Archives: ‘Gloriously Crazy’ V-J Day Celebrations

Times Square, August 14, 1945 | New York World-Telegram; Library of Congress

August 14, 2020 marks the 75th anniversary of the Japanese surrender which marked the end of World War II, commonly called Victory Over Japan or V-J Day. The Living Church issues published during the two weeks after the announcement were filled with accounts of worship services, solemn speeches and general merrymaking across the country. A few excerpts are below, along with a retrospective editorial by Clifford P. Morehouse (1904-1977), editor of The Living Church from 1932 to 1952. Morehouse had been recently discharged from the Marine Corps, after serving as assistant editor of The Marine Corps Gazette from 1942-1945.

Nation Prays as Surrender News Is Received (August 26, 2020).

As the word of unconditional surrender by the Japanese forces swept the world, Americans throughout the nation gave thanks for victory and prayed for guidance in peace.

President Truman, with Mrs. Truman attended services on the Day of Prayer in the East Room of the White House. Chaplain Luther D. Miller, chief of army chaplains, and Chaplain William N. Thomas, chief of navy chaplains, conducted the interdenominational service. Surrounding Mr. Truman were members of his cabinet, of the Supreme Court, of Congress, and other high government officials.

New York

The announcement that Japan had accepted the unconditional surrender terms of the Allies reached New York City by radio at 7: 00 p.m. on August 14th. Never, it is agreed by all who ventured into that region immediately after hearing the great news, was Times Square so crowded. Over a million men, women, and children (some of them infants in arms) streamed into that area, in the center of which is now the statue of the flag-raising on Iwo Jima. Because of the hour, most of the churches and synagogues were not open. Many persons, feeling the need to offer thanksgiving to God, went anyway churches in their neighborhoods, and kneeling on the steps, engaged in prayer.

The steps of the Cathedral of St. John the Divine, of St. Thomas’ Church on Fifth Avenue, and of the Church of St. Mary the Virgin in the Times Square region were thronged with young and old, kneeling in silence. Places of worship that were open were filled to capacity.

In all the churches on the morning of the 15th, there were services at several hours. Trinity Church held a service every hour. In the Cathedral of St. John the Divine, there was, as had been planned, a special service of thanksgiving at noon, the Rev. Canon Edward West being the officiant. At the customary daily celebration of the Holy Eucharist in the cathedral, at 7:30 and 8 a.m., special thanksgiving and prayers of peace were said. The congregations were large and deeply serious.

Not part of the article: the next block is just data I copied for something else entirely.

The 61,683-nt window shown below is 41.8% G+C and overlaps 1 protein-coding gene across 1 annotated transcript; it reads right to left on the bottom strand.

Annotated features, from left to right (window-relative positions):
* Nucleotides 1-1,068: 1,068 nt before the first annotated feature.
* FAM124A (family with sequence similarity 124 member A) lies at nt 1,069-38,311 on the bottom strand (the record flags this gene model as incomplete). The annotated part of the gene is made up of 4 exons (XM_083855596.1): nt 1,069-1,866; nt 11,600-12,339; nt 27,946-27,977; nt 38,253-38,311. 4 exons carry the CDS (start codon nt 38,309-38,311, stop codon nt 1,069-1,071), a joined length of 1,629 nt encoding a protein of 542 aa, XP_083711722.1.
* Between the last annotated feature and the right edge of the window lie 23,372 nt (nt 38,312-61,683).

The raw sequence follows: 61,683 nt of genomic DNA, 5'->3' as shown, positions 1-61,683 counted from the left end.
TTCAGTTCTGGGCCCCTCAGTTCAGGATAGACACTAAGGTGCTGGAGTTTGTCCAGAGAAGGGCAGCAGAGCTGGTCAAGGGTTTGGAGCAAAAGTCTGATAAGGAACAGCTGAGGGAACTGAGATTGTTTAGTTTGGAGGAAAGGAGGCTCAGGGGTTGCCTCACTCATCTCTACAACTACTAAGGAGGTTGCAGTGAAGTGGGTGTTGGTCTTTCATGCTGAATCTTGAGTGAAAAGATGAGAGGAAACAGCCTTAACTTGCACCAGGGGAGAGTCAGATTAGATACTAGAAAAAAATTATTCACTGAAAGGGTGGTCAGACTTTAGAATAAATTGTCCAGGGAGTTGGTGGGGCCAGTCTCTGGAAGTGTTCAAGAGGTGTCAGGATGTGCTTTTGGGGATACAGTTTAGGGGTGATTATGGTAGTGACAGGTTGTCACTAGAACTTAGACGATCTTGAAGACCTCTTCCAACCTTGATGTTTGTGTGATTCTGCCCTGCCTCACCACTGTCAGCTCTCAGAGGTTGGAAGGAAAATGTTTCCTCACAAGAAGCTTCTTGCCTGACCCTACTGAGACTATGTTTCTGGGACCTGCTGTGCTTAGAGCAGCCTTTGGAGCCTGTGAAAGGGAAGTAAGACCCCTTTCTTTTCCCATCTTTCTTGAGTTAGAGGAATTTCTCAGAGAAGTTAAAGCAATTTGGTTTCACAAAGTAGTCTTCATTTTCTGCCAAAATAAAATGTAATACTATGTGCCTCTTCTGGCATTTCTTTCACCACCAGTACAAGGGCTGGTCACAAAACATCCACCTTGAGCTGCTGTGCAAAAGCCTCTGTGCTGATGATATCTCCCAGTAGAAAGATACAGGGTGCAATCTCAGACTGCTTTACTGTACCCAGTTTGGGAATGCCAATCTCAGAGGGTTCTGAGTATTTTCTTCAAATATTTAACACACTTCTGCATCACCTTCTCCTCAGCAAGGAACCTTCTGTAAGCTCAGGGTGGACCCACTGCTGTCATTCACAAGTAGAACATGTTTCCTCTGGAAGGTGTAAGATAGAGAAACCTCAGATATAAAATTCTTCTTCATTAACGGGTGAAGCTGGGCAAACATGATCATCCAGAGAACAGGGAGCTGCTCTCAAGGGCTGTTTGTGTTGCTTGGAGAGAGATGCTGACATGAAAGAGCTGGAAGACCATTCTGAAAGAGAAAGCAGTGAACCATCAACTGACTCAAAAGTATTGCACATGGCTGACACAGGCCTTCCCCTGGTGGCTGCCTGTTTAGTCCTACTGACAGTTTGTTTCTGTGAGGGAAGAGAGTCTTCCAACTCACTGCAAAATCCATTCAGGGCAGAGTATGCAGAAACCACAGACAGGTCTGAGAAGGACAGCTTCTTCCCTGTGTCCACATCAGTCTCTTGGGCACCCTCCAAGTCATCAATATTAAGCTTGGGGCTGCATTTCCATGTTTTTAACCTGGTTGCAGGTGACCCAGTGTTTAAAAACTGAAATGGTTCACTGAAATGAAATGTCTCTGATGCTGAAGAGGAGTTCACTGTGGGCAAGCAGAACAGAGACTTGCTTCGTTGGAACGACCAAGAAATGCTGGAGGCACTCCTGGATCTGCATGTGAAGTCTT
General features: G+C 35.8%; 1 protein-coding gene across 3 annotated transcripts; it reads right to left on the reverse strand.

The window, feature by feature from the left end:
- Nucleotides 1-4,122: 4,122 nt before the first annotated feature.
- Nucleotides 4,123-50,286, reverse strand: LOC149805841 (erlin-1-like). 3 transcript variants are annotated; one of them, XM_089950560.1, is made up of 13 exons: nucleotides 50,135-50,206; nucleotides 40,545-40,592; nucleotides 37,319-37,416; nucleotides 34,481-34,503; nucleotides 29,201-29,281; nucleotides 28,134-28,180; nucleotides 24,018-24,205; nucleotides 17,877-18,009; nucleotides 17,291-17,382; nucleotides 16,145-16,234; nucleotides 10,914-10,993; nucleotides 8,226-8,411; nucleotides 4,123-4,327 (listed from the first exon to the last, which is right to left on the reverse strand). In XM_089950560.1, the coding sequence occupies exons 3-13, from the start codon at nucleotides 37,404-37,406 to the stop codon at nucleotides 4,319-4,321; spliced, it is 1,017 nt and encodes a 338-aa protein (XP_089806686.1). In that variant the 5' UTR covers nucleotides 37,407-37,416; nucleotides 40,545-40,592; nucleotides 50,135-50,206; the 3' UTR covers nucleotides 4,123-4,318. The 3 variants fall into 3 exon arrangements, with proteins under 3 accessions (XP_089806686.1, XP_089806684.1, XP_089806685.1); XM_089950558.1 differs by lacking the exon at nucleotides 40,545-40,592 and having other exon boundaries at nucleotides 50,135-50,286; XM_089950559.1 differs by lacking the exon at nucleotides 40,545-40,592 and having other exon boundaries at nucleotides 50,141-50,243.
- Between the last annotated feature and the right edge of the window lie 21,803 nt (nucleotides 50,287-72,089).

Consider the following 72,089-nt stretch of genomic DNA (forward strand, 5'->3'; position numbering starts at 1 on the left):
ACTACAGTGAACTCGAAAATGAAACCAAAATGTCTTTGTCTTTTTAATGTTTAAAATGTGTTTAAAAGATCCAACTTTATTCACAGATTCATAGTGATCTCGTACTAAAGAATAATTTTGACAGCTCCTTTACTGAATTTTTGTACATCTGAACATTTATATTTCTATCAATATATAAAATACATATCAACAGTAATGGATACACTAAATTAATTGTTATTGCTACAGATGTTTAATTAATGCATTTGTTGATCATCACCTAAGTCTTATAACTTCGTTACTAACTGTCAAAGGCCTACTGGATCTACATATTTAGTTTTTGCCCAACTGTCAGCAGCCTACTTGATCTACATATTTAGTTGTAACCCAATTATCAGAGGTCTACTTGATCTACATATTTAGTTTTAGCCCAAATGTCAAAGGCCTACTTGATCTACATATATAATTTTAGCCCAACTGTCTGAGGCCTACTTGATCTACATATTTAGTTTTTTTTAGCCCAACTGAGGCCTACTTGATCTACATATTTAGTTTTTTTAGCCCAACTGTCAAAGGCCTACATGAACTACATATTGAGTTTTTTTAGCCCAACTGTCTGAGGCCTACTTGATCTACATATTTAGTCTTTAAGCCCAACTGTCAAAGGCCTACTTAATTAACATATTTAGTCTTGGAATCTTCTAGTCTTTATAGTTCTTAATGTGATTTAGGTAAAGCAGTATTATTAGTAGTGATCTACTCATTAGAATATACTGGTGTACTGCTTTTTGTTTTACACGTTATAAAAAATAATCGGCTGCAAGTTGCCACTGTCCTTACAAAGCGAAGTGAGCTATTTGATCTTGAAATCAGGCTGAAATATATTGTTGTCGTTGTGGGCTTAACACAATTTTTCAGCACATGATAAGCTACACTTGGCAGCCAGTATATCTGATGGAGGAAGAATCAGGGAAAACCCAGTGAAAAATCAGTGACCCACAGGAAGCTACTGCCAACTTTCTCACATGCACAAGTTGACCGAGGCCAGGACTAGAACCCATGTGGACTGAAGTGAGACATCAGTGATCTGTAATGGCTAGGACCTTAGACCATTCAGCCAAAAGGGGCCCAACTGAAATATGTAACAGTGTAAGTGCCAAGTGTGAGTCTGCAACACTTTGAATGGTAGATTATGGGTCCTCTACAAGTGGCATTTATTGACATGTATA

Again on a day of victory, the Church came into her own – all communions to be sure, but very especially the Cathedral Church of St. Paul, which, strategically situated in the center of downtown Boston with the spacious Boston Common before her, appeals to the eye, and easily also to the ear by the aid of loud speakers. On Tuesday, day of the announcement that victory over the Japanese was assured, St. Paul’ s was thronged until 11 p.m. On Wednesday 20 -minute services on the hour, from 8 a.m. until 8 p.m. again filled it to the doors.

In the city itself, great hilarity was mixed with the spirit of thankfulness during the two-day official holiday. It took the turn of planned and also impromptu shows on the Common, while exuberant sailors frolicked in the noted old Frog Pond. Servicemen received many chaste salutes; Chinatown brought out its long, sinuous dragon to weave through its streets; in the North End, the Italian colony served wine and refreshments gratis to all from little stands improvised along the roadways; self-appointed orators held forth; there were bonfires; there were parades; there was flag waving, horn-tooting, the exhibition of dummies of the enemy, in the most noisy and colorful victory celebration in Boston’s history


Within ten minutes after the announcement of Japan’s acceptance of the terms outlined at the Potsdam Conference, the dwellers in the Arsenal of Democracy had looked at each other with a great light of comprehension dawning in their eyes, and gone completely and gloriously crazy. Within half an hour after the announcement, scarcely a place of business was to be found open – and usually there are a lot of places open in Detroit at night. The city authorities had cagily announced beforehand that the sale of gasoline and liquor would be prohibited for 24 hours immediately after the official announcement, and all the other storekeepers, as if in response to some unheard but perfect command, followed suit. With one accord they closed their shops, snatched the nearest means at hand for making noise, and joined the throngs out on the streets in tin-pan parades, snake- dances, corner discussions, and anything else to celebrate the peace. Small children tied tin cans to their tricycles and bicycles; older ones got out the family cars, long garaged and laden with the dust of years, and honking cheerfully up and down the streets.